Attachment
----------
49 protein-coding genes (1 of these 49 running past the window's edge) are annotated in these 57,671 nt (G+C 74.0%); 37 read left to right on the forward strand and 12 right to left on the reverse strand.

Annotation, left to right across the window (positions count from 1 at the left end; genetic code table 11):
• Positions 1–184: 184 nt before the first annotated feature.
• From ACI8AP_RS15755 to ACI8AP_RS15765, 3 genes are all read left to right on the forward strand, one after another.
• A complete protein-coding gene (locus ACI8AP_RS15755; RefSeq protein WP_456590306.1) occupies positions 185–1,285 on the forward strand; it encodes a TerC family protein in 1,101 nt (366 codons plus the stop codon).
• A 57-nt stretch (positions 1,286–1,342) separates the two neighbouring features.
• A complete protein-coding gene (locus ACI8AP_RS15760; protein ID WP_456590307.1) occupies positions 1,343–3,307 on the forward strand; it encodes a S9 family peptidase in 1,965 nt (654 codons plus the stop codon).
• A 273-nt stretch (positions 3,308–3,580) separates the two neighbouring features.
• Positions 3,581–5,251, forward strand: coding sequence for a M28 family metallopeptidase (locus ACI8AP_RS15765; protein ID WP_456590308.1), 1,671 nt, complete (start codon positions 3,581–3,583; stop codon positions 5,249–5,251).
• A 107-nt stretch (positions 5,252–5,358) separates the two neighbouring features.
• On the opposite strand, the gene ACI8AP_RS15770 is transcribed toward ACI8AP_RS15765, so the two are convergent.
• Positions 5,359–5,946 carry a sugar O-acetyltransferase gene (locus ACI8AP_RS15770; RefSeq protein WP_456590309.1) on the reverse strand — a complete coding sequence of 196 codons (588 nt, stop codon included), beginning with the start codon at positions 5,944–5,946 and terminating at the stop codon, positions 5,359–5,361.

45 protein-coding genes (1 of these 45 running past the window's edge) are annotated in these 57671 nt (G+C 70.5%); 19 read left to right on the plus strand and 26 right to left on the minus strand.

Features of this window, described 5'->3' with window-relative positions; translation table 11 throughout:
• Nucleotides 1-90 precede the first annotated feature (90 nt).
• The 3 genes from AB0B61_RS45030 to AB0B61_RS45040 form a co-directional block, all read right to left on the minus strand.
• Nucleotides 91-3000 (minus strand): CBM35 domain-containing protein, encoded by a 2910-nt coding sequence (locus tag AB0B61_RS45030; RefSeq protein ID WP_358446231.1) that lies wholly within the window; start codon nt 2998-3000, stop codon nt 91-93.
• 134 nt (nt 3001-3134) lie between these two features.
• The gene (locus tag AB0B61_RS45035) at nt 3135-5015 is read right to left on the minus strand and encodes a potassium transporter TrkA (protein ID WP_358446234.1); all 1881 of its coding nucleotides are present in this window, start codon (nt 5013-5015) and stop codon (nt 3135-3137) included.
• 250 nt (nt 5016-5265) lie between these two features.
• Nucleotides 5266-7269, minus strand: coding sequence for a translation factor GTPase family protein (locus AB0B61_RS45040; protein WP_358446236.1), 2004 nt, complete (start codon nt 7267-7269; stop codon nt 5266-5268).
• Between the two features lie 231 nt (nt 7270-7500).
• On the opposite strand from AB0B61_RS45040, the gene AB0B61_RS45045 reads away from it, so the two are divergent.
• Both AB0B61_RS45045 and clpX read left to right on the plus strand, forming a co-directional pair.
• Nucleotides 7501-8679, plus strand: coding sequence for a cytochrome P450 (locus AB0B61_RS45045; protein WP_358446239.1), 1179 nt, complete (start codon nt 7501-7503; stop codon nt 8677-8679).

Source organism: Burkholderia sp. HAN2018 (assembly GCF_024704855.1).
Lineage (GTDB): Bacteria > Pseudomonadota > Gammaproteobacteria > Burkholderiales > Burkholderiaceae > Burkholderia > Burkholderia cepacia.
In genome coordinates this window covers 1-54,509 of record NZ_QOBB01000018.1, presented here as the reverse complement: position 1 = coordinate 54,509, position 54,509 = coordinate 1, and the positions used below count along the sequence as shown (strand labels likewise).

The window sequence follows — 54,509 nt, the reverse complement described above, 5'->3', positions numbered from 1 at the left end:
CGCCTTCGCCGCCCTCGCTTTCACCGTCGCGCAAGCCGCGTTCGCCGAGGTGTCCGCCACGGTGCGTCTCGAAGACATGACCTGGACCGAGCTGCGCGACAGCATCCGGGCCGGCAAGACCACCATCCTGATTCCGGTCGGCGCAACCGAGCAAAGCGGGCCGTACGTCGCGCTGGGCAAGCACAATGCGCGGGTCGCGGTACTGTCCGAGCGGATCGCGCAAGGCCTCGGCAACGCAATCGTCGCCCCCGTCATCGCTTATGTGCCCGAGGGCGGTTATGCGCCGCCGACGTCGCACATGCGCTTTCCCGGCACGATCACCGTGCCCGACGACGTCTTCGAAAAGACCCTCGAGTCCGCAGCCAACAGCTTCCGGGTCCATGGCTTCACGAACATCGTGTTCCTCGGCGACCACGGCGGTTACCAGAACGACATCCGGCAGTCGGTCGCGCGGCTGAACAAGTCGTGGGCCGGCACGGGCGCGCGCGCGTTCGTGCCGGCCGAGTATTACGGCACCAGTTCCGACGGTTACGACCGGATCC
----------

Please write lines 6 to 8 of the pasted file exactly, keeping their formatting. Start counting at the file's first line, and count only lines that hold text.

• A 57-nt stretch (positions 1,286–1,342) separates the two neighbouring features.
• A complete protein-coding gene (locus ACI8AP_RS15760; protein ID WP_456590307.1) occupies positions 1,343–3,307 on the forward strand; it encodes a S9 family peptidase in 1,965 nt (654 codons plus the stop codon).
• A 273-nt stretch (positions 3,308–3,580) separates the two neighbouring features.